(Mini –Rugby Section)
In this discussion paper I am looking at the early years of the IRFU’s ‘Long Term Player Development’ programme because the importance of these early years is not always appreciated and this is hindering the development of many young players.
Union rugby players – especially Munster/Irish players – struggle with basic skills such as passing, catching, kicking etc. In a technical review for the RFU ‘Diccon Edwards’ (Academy Manager Leeds Tykes Academy) suggests that young league players have more highly developed core skills then their union counterparts because they focus more on these skills at a young age. In his opinion ‘union players’ spend too much time on ‘game specific skills’ (rucking/mauling) at too young an age and he suggests that the emphases should be on ‘functional movement and ‘motor skills’ i.e. (running, passing, evasion, spatial awareness) – the foundation skills for all sport. Edwards’ further states that ‘Coaches have to recognise the importance of the long term approach and not be concerned by short-term victories simply because a team is well drilled in the art of rucking and mauling – or, more commonly, have an early developer who is much bigger or faster than his counterparts’ (Diccon Edwards 2007)
Sport Science & Age Grade Development
In recent years the IRFU have embraced the development philosophies of the renowned sport scientist Dr. Istvan Balyi. Balyi has written extensively on ‘Long Term Player Development’ (LTPD). He has identified chronological ages of optimum trainability i.e. ages where core skills can be both accelerated and maximised. For example, he suggests that the development of motor skills, coordination and spatial awareness can be can be best developed (accelerated) between the ages of 8 to 12 years and that speed can be developed even at a younger age i.e. 6 – 13 years.
The IRFU promote provincial coaching programmes at all levels i.e. mini/youths/senior etc. These courses promote ‘IRB rugby best practices’ and Dr. Bayli’s development ideas. They provide the best possible information on all their courses but there is reluctance on the part of many coaches to accept the validity of what they are promoting.
It is easy for me to identify with Balyi’s research and the IRFU coaching programmes – although I would have some issues around the qualifying criteria for some of them, especially the higher level courses.
As coaches and parents we all know how easily and quickly kids can learn – especially when they are having fun. For example, kids can easily pick-up and learn a language, even when there are no teachers involved – just expose them to the language and they will pick it up.
Why should coaching be any different? .... Why can’t we just create the right environment and promote the type of games that best suits the chronological age of the players: games centred on ‘optimum trainability skill-sets’? (table.1). After all this approach worked well enough for George Best, Pele and Christy Ring.... all of them geniuses in their own sport, despite the lack of formal coaching in their early years
N.B: Table 1 outlines the chronological age for optimum trainability. As can be seen on table 1, the ages of 7 to 10 are accelerated learning periods for co-ordination, spatial awareness and motor learning while accelerated development period for endurance/strength training comes at a later age i.e. 16/18
Mini-Rugby & Physical Contact:
There’s much evidence to suggest that Munster’s traditional ‘physical contact values’ are being promoted at too young age and that ‘age appropriate skills’ are being neglected. The evidence for this can be seen at any half-time ‘mini game’ at Thomond Park – when Munster plays there. These games reflect poorly on current coaching standards at this specific age. So, the question I’m posing!! ... is ‘Diccon Edward’s right?... do we, ( rugby union coaches) spend too much time developing the wrong skills at the wrong age? (Mini rugby/rucks/mauls/scrums) ... or should we be concentrating more on fun activities that promote spatial awareness, evasion and other foundation motor skills: skills essential for all field sports.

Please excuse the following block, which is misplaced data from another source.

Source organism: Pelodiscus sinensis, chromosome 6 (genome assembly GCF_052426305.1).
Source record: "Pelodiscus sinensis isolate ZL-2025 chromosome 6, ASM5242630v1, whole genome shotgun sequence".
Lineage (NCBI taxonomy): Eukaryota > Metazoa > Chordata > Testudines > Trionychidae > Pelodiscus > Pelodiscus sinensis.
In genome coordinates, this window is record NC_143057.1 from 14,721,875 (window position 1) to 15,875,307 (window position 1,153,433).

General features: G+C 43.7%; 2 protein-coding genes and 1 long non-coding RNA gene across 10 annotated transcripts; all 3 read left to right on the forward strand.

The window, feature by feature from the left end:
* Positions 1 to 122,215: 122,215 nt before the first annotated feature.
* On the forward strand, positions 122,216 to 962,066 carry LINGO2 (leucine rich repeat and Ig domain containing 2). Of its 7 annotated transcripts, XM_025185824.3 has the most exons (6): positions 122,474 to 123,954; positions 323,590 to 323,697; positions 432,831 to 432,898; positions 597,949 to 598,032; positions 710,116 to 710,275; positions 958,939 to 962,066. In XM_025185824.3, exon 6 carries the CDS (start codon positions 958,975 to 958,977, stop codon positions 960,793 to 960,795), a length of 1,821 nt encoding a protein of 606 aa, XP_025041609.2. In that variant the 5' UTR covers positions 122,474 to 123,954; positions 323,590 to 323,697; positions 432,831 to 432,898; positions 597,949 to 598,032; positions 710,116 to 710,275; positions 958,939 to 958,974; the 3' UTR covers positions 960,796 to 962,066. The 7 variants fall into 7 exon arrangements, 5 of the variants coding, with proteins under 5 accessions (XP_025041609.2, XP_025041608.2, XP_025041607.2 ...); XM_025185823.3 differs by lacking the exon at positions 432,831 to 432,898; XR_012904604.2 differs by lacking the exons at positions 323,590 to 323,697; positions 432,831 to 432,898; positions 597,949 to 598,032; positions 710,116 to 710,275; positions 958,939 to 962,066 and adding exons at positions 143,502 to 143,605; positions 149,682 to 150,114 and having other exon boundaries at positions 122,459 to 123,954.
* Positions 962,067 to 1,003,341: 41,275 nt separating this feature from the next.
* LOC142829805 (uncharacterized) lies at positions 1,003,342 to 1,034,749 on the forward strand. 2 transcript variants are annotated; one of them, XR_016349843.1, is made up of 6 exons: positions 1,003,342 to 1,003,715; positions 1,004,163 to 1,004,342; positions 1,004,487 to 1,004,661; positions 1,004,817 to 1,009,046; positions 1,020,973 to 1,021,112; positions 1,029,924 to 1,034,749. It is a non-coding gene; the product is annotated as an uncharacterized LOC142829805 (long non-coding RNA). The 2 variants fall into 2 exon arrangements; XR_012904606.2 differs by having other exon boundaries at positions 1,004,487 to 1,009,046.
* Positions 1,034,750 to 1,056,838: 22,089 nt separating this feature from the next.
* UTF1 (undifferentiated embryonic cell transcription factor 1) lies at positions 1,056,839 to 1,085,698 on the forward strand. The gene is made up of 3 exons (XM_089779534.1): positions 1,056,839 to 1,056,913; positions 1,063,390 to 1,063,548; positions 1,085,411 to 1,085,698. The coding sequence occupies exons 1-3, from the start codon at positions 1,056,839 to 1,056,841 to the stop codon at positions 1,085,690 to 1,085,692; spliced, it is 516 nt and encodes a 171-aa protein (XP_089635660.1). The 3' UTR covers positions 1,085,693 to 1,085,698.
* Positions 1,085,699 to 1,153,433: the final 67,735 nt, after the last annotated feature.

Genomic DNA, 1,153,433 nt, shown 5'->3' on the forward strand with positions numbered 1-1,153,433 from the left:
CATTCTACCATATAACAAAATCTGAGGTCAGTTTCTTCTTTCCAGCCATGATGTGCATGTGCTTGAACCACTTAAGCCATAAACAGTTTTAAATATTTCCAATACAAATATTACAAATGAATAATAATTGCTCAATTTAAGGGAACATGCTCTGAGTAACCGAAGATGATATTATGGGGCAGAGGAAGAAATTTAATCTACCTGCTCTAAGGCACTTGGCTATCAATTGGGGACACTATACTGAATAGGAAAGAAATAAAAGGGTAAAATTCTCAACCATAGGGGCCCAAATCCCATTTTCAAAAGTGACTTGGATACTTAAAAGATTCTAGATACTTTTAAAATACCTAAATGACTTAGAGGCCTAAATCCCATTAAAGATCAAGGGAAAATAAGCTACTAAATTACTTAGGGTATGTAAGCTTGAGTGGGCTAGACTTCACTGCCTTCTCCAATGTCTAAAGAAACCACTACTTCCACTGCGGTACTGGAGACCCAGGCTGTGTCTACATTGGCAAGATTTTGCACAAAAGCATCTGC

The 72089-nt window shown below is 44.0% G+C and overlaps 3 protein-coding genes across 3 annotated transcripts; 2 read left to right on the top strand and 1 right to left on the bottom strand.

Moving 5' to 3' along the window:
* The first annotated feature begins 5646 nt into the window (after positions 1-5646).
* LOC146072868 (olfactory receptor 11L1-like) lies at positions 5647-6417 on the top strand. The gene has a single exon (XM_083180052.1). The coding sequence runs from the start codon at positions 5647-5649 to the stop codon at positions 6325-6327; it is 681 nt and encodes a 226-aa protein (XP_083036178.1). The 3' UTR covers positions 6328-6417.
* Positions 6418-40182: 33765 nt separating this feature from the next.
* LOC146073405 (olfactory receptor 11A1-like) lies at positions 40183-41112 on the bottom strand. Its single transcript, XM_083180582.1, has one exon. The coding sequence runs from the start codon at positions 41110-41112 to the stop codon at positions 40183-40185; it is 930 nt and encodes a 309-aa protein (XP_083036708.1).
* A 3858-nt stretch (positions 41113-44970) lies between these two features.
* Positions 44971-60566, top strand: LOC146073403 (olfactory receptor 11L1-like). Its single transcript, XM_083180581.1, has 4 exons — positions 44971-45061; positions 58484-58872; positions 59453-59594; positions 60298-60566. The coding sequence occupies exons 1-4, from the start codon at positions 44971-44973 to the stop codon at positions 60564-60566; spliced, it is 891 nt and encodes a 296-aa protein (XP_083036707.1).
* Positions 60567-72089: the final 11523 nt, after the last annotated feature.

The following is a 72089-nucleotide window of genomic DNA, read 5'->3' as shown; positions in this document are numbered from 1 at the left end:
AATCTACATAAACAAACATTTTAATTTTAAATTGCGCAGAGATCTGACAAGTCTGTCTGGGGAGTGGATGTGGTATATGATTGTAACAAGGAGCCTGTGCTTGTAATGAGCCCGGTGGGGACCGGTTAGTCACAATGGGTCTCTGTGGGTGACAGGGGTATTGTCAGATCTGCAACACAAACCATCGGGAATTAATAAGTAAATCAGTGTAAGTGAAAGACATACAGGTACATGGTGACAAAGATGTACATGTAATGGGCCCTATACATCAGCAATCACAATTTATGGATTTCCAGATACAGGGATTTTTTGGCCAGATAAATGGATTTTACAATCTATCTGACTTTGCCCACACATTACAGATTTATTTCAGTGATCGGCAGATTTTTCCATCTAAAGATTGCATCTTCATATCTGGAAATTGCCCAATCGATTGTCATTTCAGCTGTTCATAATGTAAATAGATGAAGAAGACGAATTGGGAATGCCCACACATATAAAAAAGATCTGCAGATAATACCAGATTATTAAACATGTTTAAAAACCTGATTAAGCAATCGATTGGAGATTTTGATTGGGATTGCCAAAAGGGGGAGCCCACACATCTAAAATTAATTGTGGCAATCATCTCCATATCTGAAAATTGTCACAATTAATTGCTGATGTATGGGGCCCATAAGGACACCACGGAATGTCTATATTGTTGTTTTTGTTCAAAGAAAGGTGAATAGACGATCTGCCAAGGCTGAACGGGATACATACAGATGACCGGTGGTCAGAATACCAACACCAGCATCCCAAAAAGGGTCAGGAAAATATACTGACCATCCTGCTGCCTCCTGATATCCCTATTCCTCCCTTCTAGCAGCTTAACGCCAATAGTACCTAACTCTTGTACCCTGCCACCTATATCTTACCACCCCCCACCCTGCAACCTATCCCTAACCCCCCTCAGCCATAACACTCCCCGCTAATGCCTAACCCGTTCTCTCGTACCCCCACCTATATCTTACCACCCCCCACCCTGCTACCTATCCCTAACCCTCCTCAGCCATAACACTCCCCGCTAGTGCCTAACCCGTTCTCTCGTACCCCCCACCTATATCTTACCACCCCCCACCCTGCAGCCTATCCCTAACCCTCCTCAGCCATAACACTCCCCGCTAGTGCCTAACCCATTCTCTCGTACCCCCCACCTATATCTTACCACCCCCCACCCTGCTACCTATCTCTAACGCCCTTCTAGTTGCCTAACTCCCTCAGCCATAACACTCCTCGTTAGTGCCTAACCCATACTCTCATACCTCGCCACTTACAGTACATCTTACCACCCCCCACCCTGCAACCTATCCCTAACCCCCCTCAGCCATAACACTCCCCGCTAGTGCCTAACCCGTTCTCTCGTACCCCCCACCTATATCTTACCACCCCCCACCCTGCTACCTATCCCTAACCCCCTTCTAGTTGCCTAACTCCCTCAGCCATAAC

As stated earlier, I can easily identify with Diccon Edwards and the development philosophies of Ernest Balyi and the IRFU. However – as Edwards suggests – not all coaches embrace these sentiments. I can recall a youth meeting many years ago in Mallow: an IRFU official was trying to promote less competitive leagues and a more skilful approach to the development of young players. But his suggestions and recommendations were poorly received ... there was no way the coaches present would countenance any changes to their leagues or development set-up ... as far as they were concerned, these were perfect. In the intervening years Munster have fallen behind in the development of our youth teams at all ages.... so perhaps our development strategy isn’t as good as many seem to think it is?
The mini section of NORFC is a progressive section that caters for many young players. It is important this section promotes the development concept of ‘skills first’ and that winning becomes a by-product of this policy rather than its core objective. The future success of our club depends on promoting progressive coaching policies that reflect IRB/IRFU best practices; we need all our coaches to embrace these development policies fully.
I know that Paul Collins (Youth Officer) intends to develop this topic further – it’s an area when he has experience and expertise. This article is just a reflection of some prevailing views expressed by a prominent coach and a world renowned sport scientist. I realise that these views may not be shared by everybody. It will be interesting hearing your views on this subject at a later date.